International Property Investment Hotspots

by : Mark Walters

Property investment is one of the securest, and most recession proof methods of investing. However, many personal investors limit their portfolio by looking close to home.

Many investors have made millions. British investors started investing in Spain in the late 1990s. Now, many of those properties, purchased for less than $50 000 are now worth more than 1m.

At first glance, many new real estate investors are attracted to hot spots. Unfortunately, many areas, like the Black Sea coast are over developed, or where construction is a full time nuisance.

Spain is another long time hotspot. However, things cooled last summer when more than 100 new homes were sold to retired foreign residents for more than $200 000 each. Within months the government demanded they be demolished because they were built on rural land, not zoned for residential development.

Bulgaria is another 'worn out' hotspot. Property investors need to be willing to hunt down good deals. It was the 'hot spot' for property investors until it lost its appeal due to over construction.

The price quality ratio is out of balance in Bulgaria, especially in places like Sofia. A savvy investor can still find a good deal in a prime location, but the imploding population is causing concerns. Investors are worried that no one will rent the 3-4 bedroom "luxe" apartments in a country where the social trend is leaning toward childless couples. There is a risk that the supply will soon exceed the demand.

Investor analysts still suggest that a good location will generate more profit when rented to American tourists. The devaluation of the US dollar makes unusual tourist areas more attractive. US travel agencies now report a steady interest in both Bulgaria and Romania. They cite diversity of entertainment, and low cost air fair to many Baltic states by German and US airlines.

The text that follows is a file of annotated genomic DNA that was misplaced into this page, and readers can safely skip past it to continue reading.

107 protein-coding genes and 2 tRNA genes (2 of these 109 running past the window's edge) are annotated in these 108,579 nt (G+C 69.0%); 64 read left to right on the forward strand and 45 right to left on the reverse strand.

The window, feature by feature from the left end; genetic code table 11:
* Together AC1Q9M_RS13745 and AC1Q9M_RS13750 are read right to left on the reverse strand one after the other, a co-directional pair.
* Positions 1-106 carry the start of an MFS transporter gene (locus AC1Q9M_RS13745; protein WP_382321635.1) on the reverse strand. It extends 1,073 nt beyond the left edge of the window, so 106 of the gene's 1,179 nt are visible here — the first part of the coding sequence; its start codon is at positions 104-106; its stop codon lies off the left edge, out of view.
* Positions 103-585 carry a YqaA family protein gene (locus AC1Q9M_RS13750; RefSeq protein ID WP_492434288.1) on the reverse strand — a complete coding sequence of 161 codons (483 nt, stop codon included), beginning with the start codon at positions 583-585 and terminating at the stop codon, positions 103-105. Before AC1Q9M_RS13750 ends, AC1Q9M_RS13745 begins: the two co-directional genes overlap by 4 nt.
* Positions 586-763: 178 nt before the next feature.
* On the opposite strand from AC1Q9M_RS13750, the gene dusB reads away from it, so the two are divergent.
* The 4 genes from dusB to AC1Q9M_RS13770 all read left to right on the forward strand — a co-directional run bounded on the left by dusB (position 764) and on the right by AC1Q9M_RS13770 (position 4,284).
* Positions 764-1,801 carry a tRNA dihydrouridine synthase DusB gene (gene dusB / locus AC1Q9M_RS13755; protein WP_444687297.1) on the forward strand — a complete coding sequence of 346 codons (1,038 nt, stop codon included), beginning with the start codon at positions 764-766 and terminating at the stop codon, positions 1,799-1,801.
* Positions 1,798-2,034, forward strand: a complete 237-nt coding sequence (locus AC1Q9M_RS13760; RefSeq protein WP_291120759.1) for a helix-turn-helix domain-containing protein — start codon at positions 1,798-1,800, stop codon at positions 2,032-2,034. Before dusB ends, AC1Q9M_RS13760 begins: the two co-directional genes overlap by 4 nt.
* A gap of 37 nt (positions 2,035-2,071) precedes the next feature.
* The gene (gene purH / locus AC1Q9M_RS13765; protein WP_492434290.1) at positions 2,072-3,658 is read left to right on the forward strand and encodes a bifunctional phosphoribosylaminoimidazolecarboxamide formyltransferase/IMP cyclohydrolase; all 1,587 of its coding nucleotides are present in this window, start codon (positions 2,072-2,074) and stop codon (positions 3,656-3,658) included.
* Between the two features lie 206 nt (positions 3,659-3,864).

This means that investors who are looking for long term profits may find that a bed and breakfast, or renting to tourists, will earn a profit in the interim, while protecting their equity.

Arlette Adler from the Federation of Overseas Property Developers, Agents and Consultants (FOPDAC), claims that Bulgaria's property market has reached saturation levels. This means that there are still some deals for first time buyers hoping to invest abroad, but little for the serious investor.

"The more serious buyer is looking at [other eastern European] countries and considering them," said Adler.

"The thing that is bothering many of us [about Bulgaria] is that they are building all over the place," she added.

Specialist house TRI Investments warned property investors to avoid European holiday destinations such as Bulgaria, France and Italy.

FOPDAC also announced that the emerging markets in Croatia, Montenegro and the Czech Republic may offer fast profits for daring investors.

South Africa remains a hotspot for investors who are willing to put some effort into building their portfolios. However, no one has to step in blind. Experts are suggesting that investing is moving beyond South Africa. Growth in other areas of Africa is precarious, but promising. The risks are higher, as is the potential for profit.

Investors who want to minimize risk are following the lead of the large property management companies in South Africa, taking advantage of their 'inside' knowledge of the continent and its growth trends.